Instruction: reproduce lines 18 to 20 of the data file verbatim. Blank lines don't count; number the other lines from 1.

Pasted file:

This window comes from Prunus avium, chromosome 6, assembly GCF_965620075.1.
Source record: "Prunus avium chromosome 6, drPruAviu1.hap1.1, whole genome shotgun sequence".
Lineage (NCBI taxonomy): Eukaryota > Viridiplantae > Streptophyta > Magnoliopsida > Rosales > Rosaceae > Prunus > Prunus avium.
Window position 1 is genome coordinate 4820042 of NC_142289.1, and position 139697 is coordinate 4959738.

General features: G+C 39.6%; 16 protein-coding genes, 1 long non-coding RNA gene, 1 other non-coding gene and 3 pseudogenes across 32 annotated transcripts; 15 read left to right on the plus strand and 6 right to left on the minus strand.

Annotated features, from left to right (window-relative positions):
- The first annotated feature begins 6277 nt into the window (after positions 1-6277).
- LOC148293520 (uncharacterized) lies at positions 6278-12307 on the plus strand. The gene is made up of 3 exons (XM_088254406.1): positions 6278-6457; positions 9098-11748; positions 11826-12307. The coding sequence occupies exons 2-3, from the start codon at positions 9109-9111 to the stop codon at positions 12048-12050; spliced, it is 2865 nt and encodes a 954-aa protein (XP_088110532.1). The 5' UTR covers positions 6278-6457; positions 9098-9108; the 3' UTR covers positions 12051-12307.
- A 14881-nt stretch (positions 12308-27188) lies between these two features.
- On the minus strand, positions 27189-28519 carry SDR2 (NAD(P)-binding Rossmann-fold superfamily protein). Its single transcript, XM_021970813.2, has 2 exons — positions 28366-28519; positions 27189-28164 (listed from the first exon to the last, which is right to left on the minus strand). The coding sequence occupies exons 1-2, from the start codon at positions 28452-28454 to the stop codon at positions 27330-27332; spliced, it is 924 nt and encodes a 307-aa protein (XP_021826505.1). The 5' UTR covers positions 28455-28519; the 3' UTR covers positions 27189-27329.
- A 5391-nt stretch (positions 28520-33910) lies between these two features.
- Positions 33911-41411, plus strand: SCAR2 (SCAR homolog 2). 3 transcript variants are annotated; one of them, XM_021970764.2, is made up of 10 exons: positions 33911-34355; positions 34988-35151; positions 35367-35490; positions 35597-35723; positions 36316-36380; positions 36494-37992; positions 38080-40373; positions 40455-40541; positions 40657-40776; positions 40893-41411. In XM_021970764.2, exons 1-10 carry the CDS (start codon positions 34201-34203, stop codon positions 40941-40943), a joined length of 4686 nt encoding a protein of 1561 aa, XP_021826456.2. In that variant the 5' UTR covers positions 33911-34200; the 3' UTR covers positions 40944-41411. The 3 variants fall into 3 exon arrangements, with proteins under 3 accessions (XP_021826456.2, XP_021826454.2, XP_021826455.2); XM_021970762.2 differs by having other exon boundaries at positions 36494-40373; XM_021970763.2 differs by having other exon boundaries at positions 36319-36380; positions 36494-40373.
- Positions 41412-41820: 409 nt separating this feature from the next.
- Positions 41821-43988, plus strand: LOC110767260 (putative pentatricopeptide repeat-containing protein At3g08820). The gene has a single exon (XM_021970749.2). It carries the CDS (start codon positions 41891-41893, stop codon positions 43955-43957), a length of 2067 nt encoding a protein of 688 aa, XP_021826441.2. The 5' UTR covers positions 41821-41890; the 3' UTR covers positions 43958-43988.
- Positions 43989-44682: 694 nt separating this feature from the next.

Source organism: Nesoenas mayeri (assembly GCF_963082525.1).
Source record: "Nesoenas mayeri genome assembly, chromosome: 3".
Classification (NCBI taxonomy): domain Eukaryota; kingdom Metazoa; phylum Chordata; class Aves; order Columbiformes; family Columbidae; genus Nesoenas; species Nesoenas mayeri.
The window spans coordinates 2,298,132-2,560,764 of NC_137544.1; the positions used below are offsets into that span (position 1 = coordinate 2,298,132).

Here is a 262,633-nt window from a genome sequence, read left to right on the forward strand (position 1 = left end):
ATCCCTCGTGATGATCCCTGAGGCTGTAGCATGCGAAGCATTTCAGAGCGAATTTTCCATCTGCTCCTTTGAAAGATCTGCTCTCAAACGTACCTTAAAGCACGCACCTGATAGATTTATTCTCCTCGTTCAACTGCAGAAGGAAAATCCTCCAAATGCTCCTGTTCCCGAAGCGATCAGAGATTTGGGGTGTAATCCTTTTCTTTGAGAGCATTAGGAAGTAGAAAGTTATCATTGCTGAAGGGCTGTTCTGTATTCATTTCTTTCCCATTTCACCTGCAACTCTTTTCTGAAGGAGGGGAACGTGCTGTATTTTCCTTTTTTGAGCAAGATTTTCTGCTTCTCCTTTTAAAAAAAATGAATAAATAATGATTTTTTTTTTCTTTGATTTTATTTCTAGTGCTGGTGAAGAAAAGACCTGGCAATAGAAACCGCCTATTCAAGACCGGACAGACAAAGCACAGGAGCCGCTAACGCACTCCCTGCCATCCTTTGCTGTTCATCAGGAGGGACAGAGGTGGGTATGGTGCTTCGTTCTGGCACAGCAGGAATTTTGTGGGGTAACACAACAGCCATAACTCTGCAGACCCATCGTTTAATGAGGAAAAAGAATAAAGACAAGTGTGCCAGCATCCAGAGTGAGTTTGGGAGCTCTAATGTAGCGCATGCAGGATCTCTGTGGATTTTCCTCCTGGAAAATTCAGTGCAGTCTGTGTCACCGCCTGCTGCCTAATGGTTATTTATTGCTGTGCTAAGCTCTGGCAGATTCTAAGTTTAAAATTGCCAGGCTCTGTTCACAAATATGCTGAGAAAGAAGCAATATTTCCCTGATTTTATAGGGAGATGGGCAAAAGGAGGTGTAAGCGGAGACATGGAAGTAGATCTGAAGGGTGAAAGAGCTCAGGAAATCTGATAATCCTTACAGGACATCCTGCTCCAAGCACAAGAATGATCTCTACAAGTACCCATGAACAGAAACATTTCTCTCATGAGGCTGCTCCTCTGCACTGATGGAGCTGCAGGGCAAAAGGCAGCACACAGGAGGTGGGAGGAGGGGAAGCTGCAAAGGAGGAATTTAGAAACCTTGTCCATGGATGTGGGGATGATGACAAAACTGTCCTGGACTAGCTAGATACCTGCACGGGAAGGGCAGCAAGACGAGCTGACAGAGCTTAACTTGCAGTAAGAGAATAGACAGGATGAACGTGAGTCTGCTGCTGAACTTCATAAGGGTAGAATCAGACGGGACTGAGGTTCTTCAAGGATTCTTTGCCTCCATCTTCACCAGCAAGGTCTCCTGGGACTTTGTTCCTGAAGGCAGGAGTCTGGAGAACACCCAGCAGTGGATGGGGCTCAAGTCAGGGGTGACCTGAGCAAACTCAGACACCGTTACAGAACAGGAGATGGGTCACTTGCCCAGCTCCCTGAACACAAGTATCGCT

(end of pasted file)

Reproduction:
Classification (NCBI taxonomy): domain Eukaryota; kingdom Metazoa; phylum Chordata; class Aves; order Columbiformes; family Columbidae; genus Nesoenas; species Nesoenas mayeri.
The window spans coordinates 2,298,132-2,560,764 of NC_137544.1; the positions used below are offsets into that span (position 1 = coordinate 2,298,132).

Here is a 262,633-nt window from a genome sequence, read left to right on the forward strand (position 1 = left end):